A SOJOURNER’S VIEWS: The birth of a cultural movement in Davao City

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DAVAO CITY (MindaNews / 28 Aug) – Quietly – after the noise of the 2013 KADAYAWAN Festival had died down – a group of artists and cultural workers gathered at the Ponce Suites at the heart of Davao City on Saturday to dream of a cultural movement that aims at artists helping artists as well as contribute to advancing a cultural renaissance in the city that will benefit the bodies, hearts, minds and souls of the citizenry. As they signed a Statement that contains their Philosophical View, they collectively committed towards collaborative efforts that will lead them towards the fulfillment of a dream.

Readers who consider themselvers artists or cultural workers and are based in Davao City are welcome to join the group.  Send your letter to me c/o [email protected]

OUR PHILOSOPHICAL VIEW – A STATEMENT
DAVAO CITY’S ARTISTS HELPING ARTISTS (DC-AHA)

During a distinct moment in time when we intuitively sensed that something was a-birthing in this land of our deep affections, we  –  a group of  Davao City’s  loyal daughters and sons – gathered together to  reflect on how we could help to inaugurate its beginnings.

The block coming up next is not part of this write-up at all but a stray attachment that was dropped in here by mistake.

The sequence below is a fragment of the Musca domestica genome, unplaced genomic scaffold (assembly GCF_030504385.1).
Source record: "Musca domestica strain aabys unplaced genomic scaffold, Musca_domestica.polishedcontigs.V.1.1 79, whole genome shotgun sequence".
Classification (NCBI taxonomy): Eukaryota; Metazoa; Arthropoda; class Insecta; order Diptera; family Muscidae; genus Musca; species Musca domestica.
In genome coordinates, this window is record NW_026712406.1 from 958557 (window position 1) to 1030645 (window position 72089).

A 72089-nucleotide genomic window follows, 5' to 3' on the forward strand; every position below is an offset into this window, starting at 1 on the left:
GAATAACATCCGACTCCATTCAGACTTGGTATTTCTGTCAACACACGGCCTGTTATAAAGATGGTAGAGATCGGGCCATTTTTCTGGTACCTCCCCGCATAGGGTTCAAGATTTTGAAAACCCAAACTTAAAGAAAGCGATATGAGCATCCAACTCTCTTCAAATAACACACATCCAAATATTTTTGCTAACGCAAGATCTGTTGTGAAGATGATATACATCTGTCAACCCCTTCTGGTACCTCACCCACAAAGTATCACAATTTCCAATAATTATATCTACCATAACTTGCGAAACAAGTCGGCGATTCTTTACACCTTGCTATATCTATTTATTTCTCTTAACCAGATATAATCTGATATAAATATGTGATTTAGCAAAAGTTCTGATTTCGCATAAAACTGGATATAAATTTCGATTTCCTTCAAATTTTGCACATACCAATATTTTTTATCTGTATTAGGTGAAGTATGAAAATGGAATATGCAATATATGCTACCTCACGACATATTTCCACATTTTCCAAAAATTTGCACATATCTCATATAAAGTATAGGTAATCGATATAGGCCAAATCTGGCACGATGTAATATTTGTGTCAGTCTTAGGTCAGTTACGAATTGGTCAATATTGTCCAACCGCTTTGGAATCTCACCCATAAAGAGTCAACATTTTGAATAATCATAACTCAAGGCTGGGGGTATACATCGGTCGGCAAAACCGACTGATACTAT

At this encounter of like-minded artists and cultural workers representing various fields of the arts – visual, literary, theatre, film, music, songs, architecture and fashion – we scanned the landscape of our city’s present lifeworld realities.  We inventoried the initiatives undertaken by the governance and corporate systems as well as those by civil society.  We reflexively located ourselves in the city’s cultural and artistic fields and assessed if we have played a significant part in mirroring to the citizenry our peoples’ fears and anxieties, struggles and accomplishments, joys and hopes, through which we can all be united around a shared identity